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Yes, it’s a flower.

When I first started working in archaeology as a student, my first break so to speak, was with a company that used the a variation on the makers’ marks on a ceramic pipes as their logo. It was inspired and they beat me to it by about 20 years. I had a lot of time to get over it.

After much deliberation I finally came up with this. Of course one canvasses opinions from one’s nearest and dearest. It was amazing how much resistance there was to it. It’s too botanical. It’s not archaeological enough. Well, I beg to differ. The design was copied from a small hand painted bowl excavated from a site in the Franschhoek Valley, Western Cape.

Ceramics are a good indicator of the relative date of occupation of a site. British made refined earthenwares start making their appearance in the Cape of Good Hope archaeological record at the end of the 18th century. After 1806, when the Cape is occupied by the British for the second (and final) time, most imported ceramics brought into Cape Town, and from there the rest of the Cape, came from the Staffordshire ceramic kilns. Unlike the colonists in the Americas, there was no corresponding development of refined industrial earthenwares in the Cape. Until the 20th century, all refined earthenwares found on Cape archaeological sites were imported.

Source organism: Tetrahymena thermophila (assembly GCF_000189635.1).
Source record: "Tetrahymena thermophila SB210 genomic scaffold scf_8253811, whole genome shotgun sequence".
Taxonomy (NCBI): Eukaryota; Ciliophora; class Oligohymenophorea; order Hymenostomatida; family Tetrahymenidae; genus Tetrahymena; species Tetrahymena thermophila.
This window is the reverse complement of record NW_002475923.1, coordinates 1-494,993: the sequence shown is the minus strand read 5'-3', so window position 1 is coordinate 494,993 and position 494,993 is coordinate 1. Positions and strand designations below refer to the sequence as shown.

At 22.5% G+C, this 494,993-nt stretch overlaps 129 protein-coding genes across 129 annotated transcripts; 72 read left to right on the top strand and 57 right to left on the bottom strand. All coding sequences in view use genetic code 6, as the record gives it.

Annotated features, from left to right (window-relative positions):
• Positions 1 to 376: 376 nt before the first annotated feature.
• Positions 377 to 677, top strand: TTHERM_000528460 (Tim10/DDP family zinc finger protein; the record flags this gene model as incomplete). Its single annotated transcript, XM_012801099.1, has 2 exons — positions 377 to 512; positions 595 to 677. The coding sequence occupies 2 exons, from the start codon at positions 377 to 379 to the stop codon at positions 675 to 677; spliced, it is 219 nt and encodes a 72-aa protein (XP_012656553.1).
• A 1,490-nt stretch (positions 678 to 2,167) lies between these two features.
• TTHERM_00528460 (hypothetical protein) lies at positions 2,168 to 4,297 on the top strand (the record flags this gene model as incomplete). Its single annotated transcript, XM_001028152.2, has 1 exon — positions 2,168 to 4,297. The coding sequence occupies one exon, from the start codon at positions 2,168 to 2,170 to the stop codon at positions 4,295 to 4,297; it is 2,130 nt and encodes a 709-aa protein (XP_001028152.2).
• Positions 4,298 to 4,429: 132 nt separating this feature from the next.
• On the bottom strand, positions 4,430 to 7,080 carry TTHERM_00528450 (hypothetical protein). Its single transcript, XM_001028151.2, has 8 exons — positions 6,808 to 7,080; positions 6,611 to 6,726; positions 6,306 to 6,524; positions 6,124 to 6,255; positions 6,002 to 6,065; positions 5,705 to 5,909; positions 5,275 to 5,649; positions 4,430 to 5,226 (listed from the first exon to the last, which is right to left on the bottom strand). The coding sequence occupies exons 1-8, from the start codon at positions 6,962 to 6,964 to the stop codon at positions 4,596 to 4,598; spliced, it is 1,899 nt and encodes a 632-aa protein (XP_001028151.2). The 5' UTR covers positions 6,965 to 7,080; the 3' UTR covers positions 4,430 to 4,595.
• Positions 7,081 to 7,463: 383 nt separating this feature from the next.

All about my logo

Something about Willow Pattern ...

The “WIllow Pattern” is one of the most enduring and prolific of designs. Originating in the late 18th century (and according to Wikipedia, the work of Thomas Minton), the “blue and white” paid tribute to the asian blue and white porcelain brought into Europe by the East India trade.


The Chinese link was further reinforced through the tale of the star-crossed lovers: the daughter of a wealthy Mandarin (Chinese merchant) fell in love with her father’s clerk. Similar to all such tales, the lovers try and escape the constraints of society, unsuccessfully, and die. In later versions of the design, the lovers are reunited in death as the pair of doves. Many variations of the tale exist, and are purely a marketing device.